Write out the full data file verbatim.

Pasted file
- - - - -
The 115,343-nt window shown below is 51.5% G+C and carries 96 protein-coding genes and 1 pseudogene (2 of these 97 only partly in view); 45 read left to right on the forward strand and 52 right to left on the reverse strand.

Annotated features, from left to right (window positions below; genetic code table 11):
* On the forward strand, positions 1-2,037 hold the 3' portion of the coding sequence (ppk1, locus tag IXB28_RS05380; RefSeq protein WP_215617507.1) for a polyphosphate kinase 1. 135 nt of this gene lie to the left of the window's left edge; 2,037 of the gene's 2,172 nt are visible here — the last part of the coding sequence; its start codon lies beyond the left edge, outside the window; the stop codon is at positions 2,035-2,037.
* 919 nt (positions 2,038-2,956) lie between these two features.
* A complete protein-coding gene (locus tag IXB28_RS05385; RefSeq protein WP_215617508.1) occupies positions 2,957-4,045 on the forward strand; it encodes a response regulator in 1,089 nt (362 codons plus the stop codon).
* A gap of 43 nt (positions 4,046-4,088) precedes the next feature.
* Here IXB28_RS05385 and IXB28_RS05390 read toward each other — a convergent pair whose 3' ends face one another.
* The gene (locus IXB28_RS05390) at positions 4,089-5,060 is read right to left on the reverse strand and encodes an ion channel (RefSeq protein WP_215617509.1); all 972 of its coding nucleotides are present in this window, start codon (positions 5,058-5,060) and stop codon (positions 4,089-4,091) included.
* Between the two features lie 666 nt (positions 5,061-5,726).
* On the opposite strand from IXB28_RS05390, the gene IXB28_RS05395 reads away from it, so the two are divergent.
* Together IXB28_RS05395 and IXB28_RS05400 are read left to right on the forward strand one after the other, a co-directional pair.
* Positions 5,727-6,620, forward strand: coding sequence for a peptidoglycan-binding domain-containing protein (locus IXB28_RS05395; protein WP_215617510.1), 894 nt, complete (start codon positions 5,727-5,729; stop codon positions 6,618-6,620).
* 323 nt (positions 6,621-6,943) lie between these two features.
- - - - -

The 115,343-nt window shown below is 51.5% G+C and carries 96 protein-coding genes and 1 pseudogene (2 of these 97 only partly in view); 45 read left to right on the forward strand and 52 right to left on the reverse strand.

Annotated features, from left to right (window positions below; genetic code table 11):
* On the forward strand, positions 1-2,037 hold the 3' portion of the coding sequence (ppk1, locus tag IXB28_RS05380; RefSeq protein WP_215617507.1) for a polyphosphate kinase 1. 135 nt of this gene lie to the left of the window's left edge; 2,037 of the gene's 2,172 nt are visible here — the last part of the coding sequence; its start codon lies beyond the left edge, outside the window; the stop codon is at positions 2,035-2,037.
* 919 nt (positions 2,038-2,956) lie between these two features.
* A complete protein-coding gene (locus tag IXB28_RS05385; RefSeq protein WP_215617508.1) occupies positions 2,957-4,045 on the forward strand; it encodes a response regulator in 1,089 nt (362 codons plus the stop codon).
* A gap of 43 nt (positions 4,046-4,088) precedes the next feature.
* Here IXB28_RS05385 and IXB28_RS05390 read toward each other — a convergent pair whose 3' ends face one another.
* The gene (locus IXB28_RS05390) at positions 4,089-5,060 is read right to left on the reverse strand and encodes an ion channel (RefSeq protein WP_215617509.1); all 972 of its coding nucleotides are present in this window, start codon (positions 5,058-5,060) and stop codon (positions 4,089-4,091) included.
* Between the two features lie 666 nt (positions 5,061-5,726).
* On the opposite strand from IXB28_RS05390, the gene IXB28_RS05395 reads away from it, so the two are divergent.
* Together IXB28_RS05395 and IXB28_RS05400 are read left to right on the forward strand one after the other, a co-directional pair.
* Positions 5,727-6,620, forward strand: coding sequence for a peptidoglycan-binding domain-containing protein (locus IXB28_RS05395; protein WP_215617510.1), 894 nt, complete (start codon positions 5,727-5,729; stop codon positions 6,618-6,620).
* 323 nt (positions 6,621-6,943) lie between these two features.